Islamic Bayda Project, Season 2016

By Micaela Sinibaldi

The third season of the Islamic Bayda Project took place from July to August 2016 and was again affiliated with the Council for British Research in the Levant. The Palestine Exploration Fund has generously co-funded the project since its first season; this support has been essential to reaching our important results.

This season, a larger team was in the field than in former years. In addition to a team of international and Jordanian volunteers, archaeology students from Cardiff University joined as part of their courses and trained in archaeological documentation and excavation. As usual, the project included local team members from the Ammarin tribe from Bayda, whose experience in excavating in Bayda from the former seasons was crucial to the team.

Fig. 1: The location of Islamic Bayda in relation to Petra, from the 1st edition of Jane Taylor’s Petra (London 1993).

This season was very exciting, as receiving funding for six weeks allowed the team to complete the excavation of Mosque 2, dated to the Late Islamic period, which we had started excavating in 2015. While in 2015 we had uncovered the mihrab (niche pointing to Mecca) of the mosque and its southern part, this season we uncovered the mosque entrance and its northern part. The good state of preservation allowed a detailed reconstruction of the architecture of the mosque. Particularly interesting was discovering that one of the arches supporting the roof had collapsed in such a way to allow reconstructing its height and curve, and therefore the height of the mosque. The evidence from this campaign confirmed the hypothesis that the mosque had been destroyed by an earthquake.

The team also carried on a survey of modern villages in the region and visited houses of the modern Ammarin village in Bayda and Dana and observed that there the construction techniques have many elements in common with the buildings excavated at Islamic Bayda. In addition to sampling organic material from selected stratigraphic units, we also took samples for micromorphological analysis of the stratigraphy. We also investigated parts of Mosque 1 and its relationship to the earlier phases, which had been detected in the 2015 season.

Fig. 2: The team practicing excavation and documentation in Mosque 1 (photo by Micaela Sinibaldi).

Fig. 3: Study of local building techniques at the nearby Ammarin village (photo by Sarah Elliott).

The project had numerous visits this season, as the news have been spreading about our important discovery: the first mosque ever excavated in Petra, and, moreover, in very good conditions of preservation. We had visitors from the Petra Park, the Department of Antiquities, the Hussein Bin Talal University in Petra, children from a workshop organized by the Petra National Trust, and a one-day visit by a team from the Council for British Research in the Levant, including Carol Palmer, the Director of the British Institute in Amman, and a group of staff and research fellows, who have helped with their expertise in advising on sampling for laboratory analysis. After the end of the season, a presentation on the Islamic Bayda Project was also part of a special day organized by the Council for British Research in the Levant on the cultural heritage in Bayda and the potential of involving its community in its promotion.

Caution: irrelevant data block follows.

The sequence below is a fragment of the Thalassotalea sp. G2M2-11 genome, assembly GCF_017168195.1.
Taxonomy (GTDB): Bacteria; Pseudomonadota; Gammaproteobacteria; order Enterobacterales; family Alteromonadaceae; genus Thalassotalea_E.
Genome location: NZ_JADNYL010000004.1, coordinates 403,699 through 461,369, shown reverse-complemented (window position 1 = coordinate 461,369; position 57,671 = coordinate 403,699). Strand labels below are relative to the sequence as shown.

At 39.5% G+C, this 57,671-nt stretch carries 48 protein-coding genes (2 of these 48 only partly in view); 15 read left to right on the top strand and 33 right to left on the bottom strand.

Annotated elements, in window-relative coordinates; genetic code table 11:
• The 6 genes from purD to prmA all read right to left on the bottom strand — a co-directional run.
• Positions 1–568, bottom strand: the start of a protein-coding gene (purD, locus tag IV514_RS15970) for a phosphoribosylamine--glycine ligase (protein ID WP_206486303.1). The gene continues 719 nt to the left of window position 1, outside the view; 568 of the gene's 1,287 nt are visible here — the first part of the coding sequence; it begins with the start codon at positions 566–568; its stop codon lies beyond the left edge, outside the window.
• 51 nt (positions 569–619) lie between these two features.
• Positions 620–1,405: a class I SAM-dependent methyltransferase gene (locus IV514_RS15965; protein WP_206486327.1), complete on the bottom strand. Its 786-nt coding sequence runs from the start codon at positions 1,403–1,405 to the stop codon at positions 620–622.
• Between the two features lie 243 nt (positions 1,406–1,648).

On our weekly day off, Friday, the team was as always free to relax and enjoy several well-deserved trips to Petra and other sites, like Aqaba, and camping weekends in the beautiful Petra region. Congratulations to the team for this excellent season which has allowed accomplishing all the original goals!

Fig. 4: Weekend trip to Dana Natural Reserve (photo by Micaela Sinibaldi).

Fig. 5: Presentation of the results from Mosque 2 to the local community (photo by Qais Tweissi).

The Islamic Bayda Project, Season 2015

The Archaeology of an Islamic-period village outside of the Petra valley

By Micaela Sinibaldi

When I had the opportunity to start a project at Bayda in 2014, I felt very fortunate. As an archaeologist who has now worked in Petra for the past 20 years on the subject of Medieval and Islamic-period settlements, I had realised that Bayda has a huge potential for understanding the largely neglected topic of settlement during the late historical phases of Petra. The best known sites of this period in Petra belong to the Crusader phases, which has always been the main focus of my research.  However, the region saw also uninterrupted settlement through the whole Islamic period. Islamic Bayda consists of a village with a long history of settlement, with a very significant phase belonging to the Late Islamic period.

The second season of the Islamic Bayda Project took place in Autumn 2015 and was affiliated with the Council for British Research in the Levant. The Palestine Exploration Fund has generously co-funded the project since its first season, and this support has been essential to the success of the fieldwork. This season I decided to invite an international team of experienced volunteers to participate, which has resulted in excellent results and a remarkable team spirit. As usual, the project included local team members from the Ammarin tribe from Bayda, some of whom were already experienced from the former season.

In 2014 the project focused on the excavation of a village habitation. This season the team focused on the analysis of the two mosques of the village. The aim was to document the architecture and building techniques of these two public buildings, which are rare examples of Islamic-period mosques in Petra. Excavations revealed that Mosque 1 had been built over a former building.  We were excited to find out that Mosque 2 was in very good condition, giving us an important opportunity for studying its architectural characteristics. We also continued to collect soil samples; these are destined for palaeobotanic analysis during the study season, as an aim of the project is to document daily life in the village. The plan for the next season is to finish excavating and recording these two important structures.

Team cleaning E. Wall, Mosque 1. (MS)  Drawing internal elevation, E. Wall, Mosque 1 (KC)  Collecting soil for palaeobotanical analysis (KC) Drawing elevations, Mosque 2. (AT)
Team cleaning E. Wall, Mosque 1. (MS)